Over the past several weeks, I’ve attended various trade shows and field days hosted by several trade group and equipment manufacturers. At most of these events, there were plenty of product demonstrations, ride-and-drives and general talk about how the ag industry is doing as we head into the fall season.
But one of things I found most interesting on these trips was a brief discussion with one equipment manufacturer regarding the effort to get some replacement parts from a supplier. “The first part they sent us was the wrong one, so we asked them to overnight the correct one,” said the representative. “But the overnighted one ended up being the wrong one, too!” Ultimately, the company sent an employee on a cross-state trip to meet up with a supplier representative to get the correct part.
Now while I commend the supplier for eventually getting the correct item into its customer’s hands (in person, no less), I think it’s pretty sad that it took three tries to straighten this situation out. Is it that tough being a service provider in America in 2011?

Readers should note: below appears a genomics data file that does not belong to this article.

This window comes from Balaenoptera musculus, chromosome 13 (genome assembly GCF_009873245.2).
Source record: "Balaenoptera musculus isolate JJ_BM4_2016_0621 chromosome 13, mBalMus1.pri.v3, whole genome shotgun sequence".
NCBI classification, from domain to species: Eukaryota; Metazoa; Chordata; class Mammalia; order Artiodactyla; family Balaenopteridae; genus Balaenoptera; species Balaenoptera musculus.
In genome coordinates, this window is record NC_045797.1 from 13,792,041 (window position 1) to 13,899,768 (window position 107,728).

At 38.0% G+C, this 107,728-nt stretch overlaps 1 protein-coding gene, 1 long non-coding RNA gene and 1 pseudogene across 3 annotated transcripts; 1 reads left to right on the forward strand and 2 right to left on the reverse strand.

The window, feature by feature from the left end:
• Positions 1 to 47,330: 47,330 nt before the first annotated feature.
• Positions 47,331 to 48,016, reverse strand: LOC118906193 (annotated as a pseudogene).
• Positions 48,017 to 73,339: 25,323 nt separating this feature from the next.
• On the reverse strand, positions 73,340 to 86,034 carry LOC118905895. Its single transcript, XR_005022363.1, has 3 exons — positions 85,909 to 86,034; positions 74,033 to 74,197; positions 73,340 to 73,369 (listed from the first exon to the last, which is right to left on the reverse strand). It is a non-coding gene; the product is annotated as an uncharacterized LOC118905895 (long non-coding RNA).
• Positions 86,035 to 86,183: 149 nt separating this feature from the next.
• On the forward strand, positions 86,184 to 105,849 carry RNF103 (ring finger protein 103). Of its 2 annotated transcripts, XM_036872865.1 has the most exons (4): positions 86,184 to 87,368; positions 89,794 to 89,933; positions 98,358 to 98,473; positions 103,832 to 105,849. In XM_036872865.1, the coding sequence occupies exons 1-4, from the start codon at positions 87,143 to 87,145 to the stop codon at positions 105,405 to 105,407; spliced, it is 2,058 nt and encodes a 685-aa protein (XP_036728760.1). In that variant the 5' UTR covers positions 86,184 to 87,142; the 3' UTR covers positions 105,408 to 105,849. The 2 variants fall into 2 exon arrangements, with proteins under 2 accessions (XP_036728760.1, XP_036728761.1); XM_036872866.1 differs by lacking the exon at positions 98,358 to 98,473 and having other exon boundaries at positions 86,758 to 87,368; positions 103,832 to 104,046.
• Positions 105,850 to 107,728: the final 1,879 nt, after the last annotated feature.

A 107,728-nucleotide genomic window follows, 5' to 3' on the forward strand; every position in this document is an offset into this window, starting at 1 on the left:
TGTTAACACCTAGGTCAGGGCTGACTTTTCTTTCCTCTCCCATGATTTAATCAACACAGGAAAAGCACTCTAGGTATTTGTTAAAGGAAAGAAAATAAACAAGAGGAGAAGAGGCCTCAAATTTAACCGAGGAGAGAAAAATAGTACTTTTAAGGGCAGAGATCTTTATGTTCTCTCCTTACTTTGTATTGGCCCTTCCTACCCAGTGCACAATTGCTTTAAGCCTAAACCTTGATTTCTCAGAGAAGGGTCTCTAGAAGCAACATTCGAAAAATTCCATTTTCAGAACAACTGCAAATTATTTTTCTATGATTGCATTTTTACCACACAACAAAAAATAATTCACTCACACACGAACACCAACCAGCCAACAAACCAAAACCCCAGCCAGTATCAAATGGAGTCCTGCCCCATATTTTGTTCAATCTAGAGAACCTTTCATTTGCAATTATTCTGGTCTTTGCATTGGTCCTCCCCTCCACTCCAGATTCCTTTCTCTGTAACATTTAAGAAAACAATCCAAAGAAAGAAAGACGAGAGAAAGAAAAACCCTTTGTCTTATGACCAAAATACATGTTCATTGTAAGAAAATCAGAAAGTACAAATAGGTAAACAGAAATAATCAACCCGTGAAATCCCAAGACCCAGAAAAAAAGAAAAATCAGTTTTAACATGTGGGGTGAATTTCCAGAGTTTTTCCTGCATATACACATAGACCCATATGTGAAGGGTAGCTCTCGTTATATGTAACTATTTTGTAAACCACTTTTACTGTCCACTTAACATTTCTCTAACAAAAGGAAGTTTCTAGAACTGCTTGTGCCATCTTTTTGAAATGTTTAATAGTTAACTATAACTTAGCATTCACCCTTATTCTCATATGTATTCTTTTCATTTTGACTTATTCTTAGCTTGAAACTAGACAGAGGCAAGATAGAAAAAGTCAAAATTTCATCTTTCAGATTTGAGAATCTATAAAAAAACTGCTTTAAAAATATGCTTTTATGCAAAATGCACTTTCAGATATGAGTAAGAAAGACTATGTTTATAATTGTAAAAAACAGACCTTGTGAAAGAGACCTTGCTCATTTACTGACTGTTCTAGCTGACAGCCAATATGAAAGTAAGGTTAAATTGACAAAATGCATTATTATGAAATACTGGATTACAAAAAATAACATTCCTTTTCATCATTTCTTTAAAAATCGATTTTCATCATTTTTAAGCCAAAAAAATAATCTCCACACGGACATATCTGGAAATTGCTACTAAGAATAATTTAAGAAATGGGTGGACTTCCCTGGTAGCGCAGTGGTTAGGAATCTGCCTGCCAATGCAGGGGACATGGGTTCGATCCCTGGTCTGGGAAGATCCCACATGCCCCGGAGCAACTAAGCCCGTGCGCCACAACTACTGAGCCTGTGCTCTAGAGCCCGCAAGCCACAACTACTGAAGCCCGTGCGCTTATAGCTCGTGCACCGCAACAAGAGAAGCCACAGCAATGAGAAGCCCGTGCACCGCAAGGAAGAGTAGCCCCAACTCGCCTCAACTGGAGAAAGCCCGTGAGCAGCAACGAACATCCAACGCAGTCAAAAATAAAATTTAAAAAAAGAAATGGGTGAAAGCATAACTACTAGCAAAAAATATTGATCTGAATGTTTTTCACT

Judging by my own experience, I believe the answer to this question is “yes.” Recently, while trying to make an appointment with a new doctor, I was stonewalled by the receptionist on duty. “I don’t have the doctor’s schedule with me right now,” the receptionist told me while I was in the office. When I pointed out that she should be able to check his schedule using the computer in front of her, she looked annoyed and said, “That’s too much work. Can you just come back later?” I left – and haven’t gone back.
Given these two examples, I have a simple question to ask all of my readers: How is your customer service? Would your employees really have that much trouble correctly filling an order or turn away potential new business because it might take some effort to get it on the books? Perhaps a quick review or refresher for employees on your company’s customer service policies might be in order, just in case.
Just a little food for thought as the ag industry heads into the sure-to-be busy fall season, when customer service, good or bad, could make or break year-end revenues . . .